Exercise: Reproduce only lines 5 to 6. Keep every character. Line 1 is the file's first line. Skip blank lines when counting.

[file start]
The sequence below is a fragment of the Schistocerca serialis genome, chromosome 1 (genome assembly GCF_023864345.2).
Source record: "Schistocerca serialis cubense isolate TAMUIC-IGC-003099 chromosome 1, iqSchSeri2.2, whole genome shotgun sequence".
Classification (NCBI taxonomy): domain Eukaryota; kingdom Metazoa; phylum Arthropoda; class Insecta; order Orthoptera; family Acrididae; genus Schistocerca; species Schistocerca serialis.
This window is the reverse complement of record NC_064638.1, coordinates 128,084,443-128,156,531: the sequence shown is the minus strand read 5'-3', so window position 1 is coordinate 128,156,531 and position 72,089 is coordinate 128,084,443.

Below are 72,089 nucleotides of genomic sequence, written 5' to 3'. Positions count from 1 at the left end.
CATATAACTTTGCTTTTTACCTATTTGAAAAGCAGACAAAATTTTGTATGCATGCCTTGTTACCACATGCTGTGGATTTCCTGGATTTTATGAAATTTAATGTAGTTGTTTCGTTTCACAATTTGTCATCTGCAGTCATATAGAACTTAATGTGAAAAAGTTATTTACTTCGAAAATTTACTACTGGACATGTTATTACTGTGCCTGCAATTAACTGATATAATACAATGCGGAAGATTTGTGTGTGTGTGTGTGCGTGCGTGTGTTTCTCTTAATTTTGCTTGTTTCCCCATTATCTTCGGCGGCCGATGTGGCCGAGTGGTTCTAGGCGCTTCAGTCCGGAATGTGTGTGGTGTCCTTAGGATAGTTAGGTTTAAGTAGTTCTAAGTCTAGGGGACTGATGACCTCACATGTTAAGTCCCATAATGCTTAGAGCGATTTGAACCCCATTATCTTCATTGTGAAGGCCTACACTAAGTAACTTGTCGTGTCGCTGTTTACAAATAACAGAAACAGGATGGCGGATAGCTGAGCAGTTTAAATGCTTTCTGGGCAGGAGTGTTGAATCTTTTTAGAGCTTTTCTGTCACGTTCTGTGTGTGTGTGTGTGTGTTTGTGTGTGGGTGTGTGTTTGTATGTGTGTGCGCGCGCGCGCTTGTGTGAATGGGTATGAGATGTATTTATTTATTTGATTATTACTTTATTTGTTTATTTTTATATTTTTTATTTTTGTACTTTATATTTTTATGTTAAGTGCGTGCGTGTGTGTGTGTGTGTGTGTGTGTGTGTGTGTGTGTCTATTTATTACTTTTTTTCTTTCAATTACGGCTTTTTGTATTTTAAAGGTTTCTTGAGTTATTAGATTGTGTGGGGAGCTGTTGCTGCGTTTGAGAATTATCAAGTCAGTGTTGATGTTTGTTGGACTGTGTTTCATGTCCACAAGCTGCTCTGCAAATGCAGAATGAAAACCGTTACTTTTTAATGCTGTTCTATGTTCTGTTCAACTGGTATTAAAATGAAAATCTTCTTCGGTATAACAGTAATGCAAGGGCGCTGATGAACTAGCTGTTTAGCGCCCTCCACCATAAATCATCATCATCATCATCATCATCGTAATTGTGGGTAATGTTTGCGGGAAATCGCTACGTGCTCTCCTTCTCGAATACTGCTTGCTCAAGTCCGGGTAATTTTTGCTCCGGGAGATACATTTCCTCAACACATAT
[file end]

Below are 72,089 nucleotides of genomic sequence, written 5' to 3'. Positions count from 1 at the left end.
CATATAACTTTGCTTTTTACCTATTTGAAAAGCAGACAAAATTTTGTATGCATGCCTTGTTACCACATGCTGTGGATTTCCTGGATTTTATGAAATTTAATGTAGTTGTTTCGTTTCACAATTTGTCATCTGCAGTCATATAGAACTTAATGTGAAAAAGTTATTTACTTCGAAAATTTACTACTGGACATGTTATTACTGTGCCTGCAATTAACTGATATAATACAATGCGGAAGATTTGTGTGTGTGTGTGTGCGTGCGTGTGTTTCTCTTAATTTTGCTTGTTTCCCCATTATCTTCGGCGGCCGATGTGGCCGAGTGGTTCTAGGCGCTTCAGTCCGGAATGTGTGTGGTGTCCTTAGGATAGTTAGGTTTAAGTAGTTCTAAGTCTAGGGGACTGATGACCTCACATGTTAAGTCCCATAATGCTTAGAGCGATTTGAACCCCATTATCTTCATTGTGAAGGCCTACACTAAGTAACTTGTCGTGTCGCTGTTTACAAATAACAGAAACAGGATGGCGGATAGCTGAGCAGTTTAAATGCTTTCTGGGCAGGAGTGTTGAATCTTTTTAGAGCTTTTCTGTCACGTTCTGTGTGTGTGTGTGTGTGTTTGTGTGTGGGTGTGTGTTTGTATGTGTGTGCGCGCGCGCGCTTGTGTGAATGGGTATGAGATGTATTTATTTATTTGATTATTACTTTATTTGTTTATTTTTATATTTTTTATTTTTGTACTTTATATTTTTATGTTAAGTGCGTGCGTGTGTGTGTGTGTGTGTGTGTGTGTGTGTGTGTGTCTATTTATTACTTTTTTTCTTTCAATTACGGCTTTTTGTATTTTAAAGGTTTCTTGAGTTATTAGATTGTGTGGGGAGCTGTTGCTGCGTTTGAGAATTATCAAGTCAGTGTTGATGTTTGTTGGACTGTGTTTCATGTCCACAAGCTGCTCTGCAAATGCAGAATGAAAACCGTTACTTTTTAATGCTGTTCTATGTTCTGTTCAACTGGTATTAAAATGAAAATCTTCTTCGGTATAACAGTAATGCAAGGGCGCTGATGAACTAGCTGTTTAGCGCCCTCCACCATAAATCATCATCATCATCATCATCATCGTAATTGTGGGTAATGTTTGCGGGAAATCGCTACGTGCTCTCCTTCTCGAATACTGCTTGCTCAAGTCCGGGTAATTTTTGCTCCGGGAGATACATTTCCTCAACACATAT